Outside of NJ, we have a very small group of the most unbelieveable, dedicated fans that you could hope for. They travel insane distances to watch us play, buy everything we put out and generally make this whole thing worth doing. I'm not going to name names, but they know who they are. It's great waking up every day and knowing that there are a few people out there who are willing to go to great lengths to take part in this process with us.

Zack: What do think is more helpful in the industry, connections or talent?

East of the Wall: The honest answer is connections. Some of the most talented bands I know don't have much in the way of connections and they're unfortunately not well know outside of their home areas. But that's how it works in almost all industries.

Zack: What are your opinions about file sharing, not mp3s specifically, but file sharing in general? Would you retain these opinions if you relied on music as a primary source of income?

East of the Wall: That's a tough question to answer. Our last record, Farmer's Almanac, leaked about 6 months before the record was released. Because it was available for so long for free, not many people bought it. On the other hand, the record got really nice reviews and I think the amount of times it was downloaded helped us build up a little bit of a buzz on the internet. Our current situation is a little different. Being on a record label, we're never going to make a tremendous amount of money off of CD sales no matter what. But if people download the record for free, it takes money out of Translation Loss' pockets, which means that ultimately they have less money to promote our music. So I guess at the moment we'd be hard-pressed to get real excited about people downloading the record for free. But at the same time, it's going to happen no matter what and there's nothing you can do about it. Hopefully the people who download the record for free at least come out to a show and buy a t-shirt or something.

I think any musician in our situation aspires to not have to have a day job anymore. So even though we clearly don't make any money on this band right now, it doesn't change how we feel about filesharing.

Zack: What do you think of the local New Jersey scene? Are there any bands that you can recommend that are worth looking into?

East of the Wall: The New Jersey scene is really weird. There are a ton of great bands in NJ right now, but the scene for live music is total shit. People just don't go to shows anymore. On top of that, a lot of venues do pay-to-play. We are very lucky in the sense that we have the Brighton Bar where we don't have to sell tickets in advance and we're able to bring out a good crowd, but anywhere else it's a real struggle for us to put on a successful show.

As far as bands go, I'm going to be a total whore and first recommend me and Seth's side band, El Drugstore (myspace.com/eldrugstore, facebook.com/eldrugstore). Check it out! Beyond that, there's a whole bunch of bands from NJ you should hear. Sassafras Spine, Zombie Club America, A Fucking Elephant, So Is The Tongue, The Binary Code, Delft, Abacinate, The Ghost In Black and White, Sydbarrett, Brock Murdoch, Aphonia, and I'm sure I'm being an asshole and forgetting at least one really sweet band that I really like. But whoever that unlucky band ends up being will have to forgive me because I'm really tired right now.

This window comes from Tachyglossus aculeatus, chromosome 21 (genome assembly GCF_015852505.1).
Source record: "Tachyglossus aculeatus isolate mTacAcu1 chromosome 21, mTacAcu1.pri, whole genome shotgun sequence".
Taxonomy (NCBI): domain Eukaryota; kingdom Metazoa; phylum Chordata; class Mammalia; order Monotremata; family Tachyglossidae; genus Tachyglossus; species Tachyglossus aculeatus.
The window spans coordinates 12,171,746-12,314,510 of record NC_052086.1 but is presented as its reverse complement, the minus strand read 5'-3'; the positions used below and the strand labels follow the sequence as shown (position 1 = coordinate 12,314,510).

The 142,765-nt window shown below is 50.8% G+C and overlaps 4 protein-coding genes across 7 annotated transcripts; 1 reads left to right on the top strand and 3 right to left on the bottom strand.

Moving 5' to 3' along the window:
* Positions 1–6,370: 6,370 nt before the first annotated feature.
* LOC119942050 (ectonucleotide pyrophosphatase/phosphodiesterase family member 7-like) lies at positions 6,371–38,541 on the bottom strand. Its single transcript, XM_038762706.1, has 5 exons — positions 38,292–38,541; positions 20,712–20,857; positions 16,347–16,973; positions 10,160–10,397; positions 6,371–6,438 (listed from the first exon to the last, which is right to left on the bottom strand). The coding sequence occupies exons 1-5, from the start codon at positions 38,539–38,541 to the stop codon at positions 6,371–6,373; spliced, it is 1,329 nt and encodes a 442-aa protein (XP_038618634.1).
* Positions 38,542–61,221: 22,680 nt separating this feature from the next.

Zack: What are your plans after this tour?

East of the Wall: We'll be home for about a month and half, then we'll be in Europe for 3 weeks in September and October. Before the end of the year we'll be doing a weekend run through New England since we didn't get a chance to hit that area on this current tour. Then we'll probably buckle down for a few months to finish writing the next record and do another full-scale US tour next March. The goal is to hopefully have the next record done and recorded by mid to late 2011. That shouldn't be too difficult because we're almost done writing, but we're going to be on the road a lot between now and then, so we'll definitely have to keep busy in our downtime to make that happen.

Zack: Thanks for your time. Is there anything else you'd like to say to our readers?

East of the Wall: No problem! Go to our website, eastofthewall.com to see our webstore and add us on Facebook, facebook.com/eastofthewall for the most current news. Check out Ressentiment on July 20th from Translation Loss, and if you dig it come out to a show and spit beer in our faces. We'll love you for it. Thanks!

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1 Comment on "East of the Wall Discusses Tour and Debut Album"

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Anonymous Reader
1. Lakinis Juice writes:

This band is the bomb. I also really dig So is the Tongue, El Drugstore and A f***ing Elephant from NJ, you should check those dudes out.

I hear Kevin from EotW is a huge Live fan, as in 'Lightning Crashes' Live. Super excited to hear that influence on Ressentiment and on their next album.